TransnetBW, Smart Wires and network planning software providers pave the way for modelling of modular power flow control technology

June 1, 2023

TransnetBW, technology provider Smart Wires, and research institution FGH have jointly developed a Static Synchronous Series Compensator (SSSC) model for the INTEGRAL network planning software. The SSSC model is also available in DIgSILENT’s network planning software PowerFactory and in the European standard data format CIM (Common Information Model). As a result, transmission and distribution system operators across the world can now easily model SSSCs as part of their network planning.

Power flow control devices, such as modular SSSCs, are a possible alternative solution to make better use of available transmission capacity on existing lines rather than favoring grid expansion. In Germany this is known as the NOVA principle (grid optimization first, before reinforcement before expansion). However, often these technologies cannot be adequately considered in the initial phases of network planning simply because models are not readily available in every network planning software.

TransnetBW identified the potential of SSSCs for network planning at an early stage, however there was no SSSC model available in the INTEGRAL and PowerFactory planning software they use. Together with Smart Wires, TransnetBW developed a SSSC model that is now available to all users of INTEGRAL and PowerFactory.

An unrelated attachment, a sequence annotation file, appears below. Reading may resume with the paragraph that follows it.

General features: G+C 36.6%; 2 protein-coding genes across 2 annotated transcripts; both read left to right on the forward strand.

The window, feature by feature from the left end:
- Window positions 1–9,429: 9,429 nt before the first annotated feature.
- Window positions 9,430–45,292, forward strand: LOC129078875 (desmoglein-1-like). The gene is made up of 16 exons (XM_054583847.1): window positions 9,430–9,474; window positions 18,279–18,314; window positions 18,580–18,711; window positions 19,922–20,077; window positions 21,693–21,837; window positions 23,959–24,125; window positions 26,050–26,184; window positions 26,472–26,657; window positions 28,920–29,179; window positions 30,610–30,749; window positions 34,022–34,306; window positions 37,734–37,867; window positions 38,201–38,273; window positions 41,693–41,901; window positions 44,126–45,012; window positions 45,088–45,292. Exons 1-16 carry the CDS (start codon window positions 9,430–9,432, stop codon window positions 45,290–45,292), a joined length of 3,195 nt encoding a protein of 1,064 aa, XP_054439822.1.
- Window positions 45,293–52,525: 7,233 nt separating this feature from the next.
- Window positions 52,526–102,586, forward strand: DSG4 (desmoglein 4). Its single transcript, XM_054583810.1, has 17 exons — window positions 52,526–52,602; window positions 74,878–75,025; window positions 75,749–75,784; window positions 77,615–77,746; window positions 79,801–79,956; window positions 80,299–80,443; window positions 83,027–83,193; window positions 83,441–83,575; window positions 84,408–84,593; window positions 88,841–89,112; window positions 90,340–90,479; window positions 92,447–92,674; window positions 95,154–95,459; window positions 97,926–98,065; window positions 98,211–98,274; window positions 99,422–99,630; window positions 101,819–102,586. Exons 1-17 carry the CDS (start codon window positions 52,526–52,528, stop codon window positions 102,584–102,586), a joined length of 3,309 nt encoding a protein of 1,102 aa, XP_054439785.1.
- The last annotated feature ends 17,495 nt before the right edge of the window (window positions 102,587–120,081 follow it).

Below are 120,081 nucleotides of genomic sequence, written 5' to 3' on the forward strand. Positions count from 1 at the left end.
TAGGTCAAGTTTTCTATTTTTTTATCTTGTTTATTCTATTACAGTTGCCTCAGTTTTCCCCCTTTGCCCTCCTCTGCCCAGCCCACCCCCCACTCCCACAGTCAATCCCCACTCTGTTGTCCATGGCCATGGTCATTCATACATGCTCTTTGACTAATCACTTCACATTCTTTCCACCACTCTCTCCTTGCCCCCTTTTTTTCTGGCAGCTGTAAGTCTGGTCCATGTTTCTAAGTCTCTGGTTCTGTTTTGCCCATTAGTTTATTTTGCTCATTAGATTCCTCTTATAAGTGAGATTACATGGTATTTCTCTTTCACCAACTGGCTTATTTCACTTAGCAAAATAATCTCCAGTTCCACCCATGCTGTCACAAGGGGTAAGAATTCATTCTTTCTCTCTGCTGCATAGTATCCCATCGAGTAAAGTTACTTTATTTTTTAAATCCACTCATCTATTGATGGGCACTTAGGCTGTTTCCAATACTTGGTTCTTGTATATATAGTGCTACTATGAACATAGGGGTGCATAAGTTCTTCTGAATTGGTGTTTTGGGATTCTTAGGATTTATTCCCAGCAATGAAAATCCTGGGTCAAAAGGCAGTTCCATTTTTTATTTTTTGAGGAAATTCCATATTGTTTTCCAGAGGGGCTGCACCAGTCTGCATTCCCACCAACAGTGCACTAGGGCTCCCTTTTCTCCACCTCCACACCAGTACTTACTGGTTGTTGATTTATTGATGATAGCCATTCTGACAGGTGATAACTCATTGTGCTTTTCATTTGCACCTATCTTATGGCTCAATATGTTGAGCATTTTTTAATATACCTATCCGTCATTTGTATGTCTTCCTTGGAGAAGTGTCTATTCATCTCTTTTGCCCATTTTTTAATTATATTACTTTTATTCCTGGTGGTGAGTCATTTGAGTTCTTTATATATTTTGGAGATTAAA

This outcome is part of the digital transformation within TransnetBW and builds on previously published work which includes Untersuchung der Interoperabilität verschiedener Netzplanungswerkzeuge(Florez, et al., EnInnov2022), and Development of a generic SSSC model in PowerFactory. Convergence between IT and OT practices (Florez, et al., WIW2022).

The new SSSC model in INTEGRAL is one of several initiatives to make models for grid enhancing technologies more widely available to system operators. A recent project led by the industry association currENT, brought together several technology providers, research institutions, and consultants, to develop standardized models for technologies, including modular SSSCs using CIM practices (Common Information Model).

The joint efforts of TransnetBW, Smart Wires, FGH, DIgSILENT and currENT shows the progress that can be made when stakeholders from across industry work together with the same goal of creating a digital power grid capable of support climate neutrality.

Figure 9. CIM extensions for mapping SSSC controllers